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Right to housing: Who can grant it?

By Fulong Wu  (China Daily)

08:18, October 23, 2012

"Housing for people" is an ancient Chinese utopia. In modern times, this idea has become the "right to housing". However, it does not mean that everyone should become a homeowner. Rather it means granting people access to decent housing as a basic right. During the Industrial Revolution, the working class didn't have the right to housing. The same is true of the poor living in the slums of developing countries.

But who can provide the right to housing? In the post-war era, it was the welfare state. However, despite the large-scale construction of public housing, the mission failed. In many developing countries, incapable governments facilitated the spread of slums, in which self-help and informal housing became the norm rather than the exception. Either too much or too little state intervention can be a problem.

For rapidly urbanizing China, the housing question has become a major challenge. In the past decade, rising housing prices seriously undermined affordability. Moreover, a large number of rural migrants are still drifting outside the housing market.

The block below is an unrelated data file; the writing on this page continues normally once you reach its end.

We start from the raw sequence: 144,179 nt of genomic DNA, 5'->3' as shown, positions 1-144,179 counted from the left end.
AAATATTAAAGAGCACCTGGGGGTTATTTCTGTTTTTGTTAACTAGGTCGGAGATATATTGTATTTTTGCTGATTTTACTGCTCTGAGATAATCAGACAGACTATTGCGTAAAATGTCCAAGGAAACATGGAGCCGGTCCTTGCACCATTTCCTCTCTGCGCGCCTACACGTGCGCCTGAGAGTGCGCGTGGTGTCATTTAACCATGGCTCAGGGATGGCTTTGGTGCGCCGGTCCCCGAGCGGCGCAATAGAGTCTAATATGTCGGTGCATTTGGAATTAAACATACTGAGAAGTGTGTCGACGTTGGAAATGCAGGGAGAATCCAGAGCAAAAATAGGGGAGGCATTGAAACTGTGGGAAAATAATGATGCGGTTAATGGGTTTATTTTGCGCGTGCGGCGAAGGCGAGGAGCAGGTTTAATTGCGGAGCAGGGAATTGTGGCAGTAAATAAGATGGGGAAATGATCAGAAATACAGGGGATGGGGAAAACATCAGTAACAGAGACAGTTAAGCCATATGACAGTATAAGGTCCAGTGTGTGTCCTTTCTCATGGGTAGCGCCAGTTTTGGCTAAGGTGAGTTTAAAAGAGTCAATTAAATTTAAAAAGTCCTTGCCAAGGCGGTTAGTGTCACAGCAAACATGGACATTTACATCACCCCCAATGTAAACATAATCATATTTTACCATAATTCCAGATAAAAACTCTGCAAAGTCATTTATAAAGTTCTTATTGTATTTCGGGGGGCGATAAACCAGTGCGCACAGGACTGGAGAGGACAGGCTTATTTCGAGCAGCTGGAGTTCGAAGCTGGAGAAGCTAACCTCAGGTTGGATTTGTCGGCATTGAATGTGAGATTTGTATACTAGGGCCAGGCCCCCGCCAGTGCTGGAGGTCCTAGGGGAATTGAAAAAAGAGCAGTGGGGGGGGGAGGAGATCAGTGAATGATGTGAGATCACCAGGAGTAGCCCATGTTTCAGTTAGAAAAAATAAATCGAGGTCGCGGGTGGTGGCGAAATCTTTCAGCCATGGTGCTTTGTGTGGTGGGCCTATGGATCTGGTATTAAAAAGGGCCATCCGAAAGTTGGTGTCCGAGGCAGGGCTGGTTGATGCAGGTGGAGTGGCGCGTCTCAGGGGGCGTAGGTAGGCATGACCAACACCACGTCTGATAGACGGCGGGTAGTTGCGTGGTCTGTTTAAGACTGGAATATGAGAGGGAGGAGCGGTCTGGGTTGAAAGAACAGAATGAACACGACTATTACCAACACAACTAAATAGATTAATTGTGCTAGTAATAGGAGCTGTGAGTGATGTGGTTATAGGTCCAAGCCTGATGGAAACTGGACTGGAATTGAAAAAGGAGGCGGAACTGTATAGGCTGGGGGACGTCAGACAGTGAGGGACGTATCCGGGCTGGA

The root of this problem is the "business model" of developing China's economy into a "world factory". Such a business model relies on the entrepreneurial local governments to use cheaper land to attract investment. The arrival of capital led to the influx of migrant laborers into cities, with industrial development stimulating local economies and increasing the demand for real estate. Through compulsory purchase, Chinese cities generate huge revenues from transfer of land-use rights. Hence, cities have become "growth machines", and consequently they are built for capital not for people.

Such state entrepreneurship model has been really effective in capital accumulation. The Chinese economy experienced fast growth in the last decade. Until recently, speculative investment flowed into China on expectations of renminbi appreciation. In addition, the switching of capital from industry to property development by domestic enterprises because of the lucrative return from real estate has further aggravated the frenetic property market.

In this regard, China's property boom shares some similarity with the Japanese bubble in the early 1990s. But the underlying dynamics are more complicated than simple currency appreciation and speculative diversion of investment from the stock market and manufacturing for exports. It is driven by the above mentioned business model and related governance approaches.

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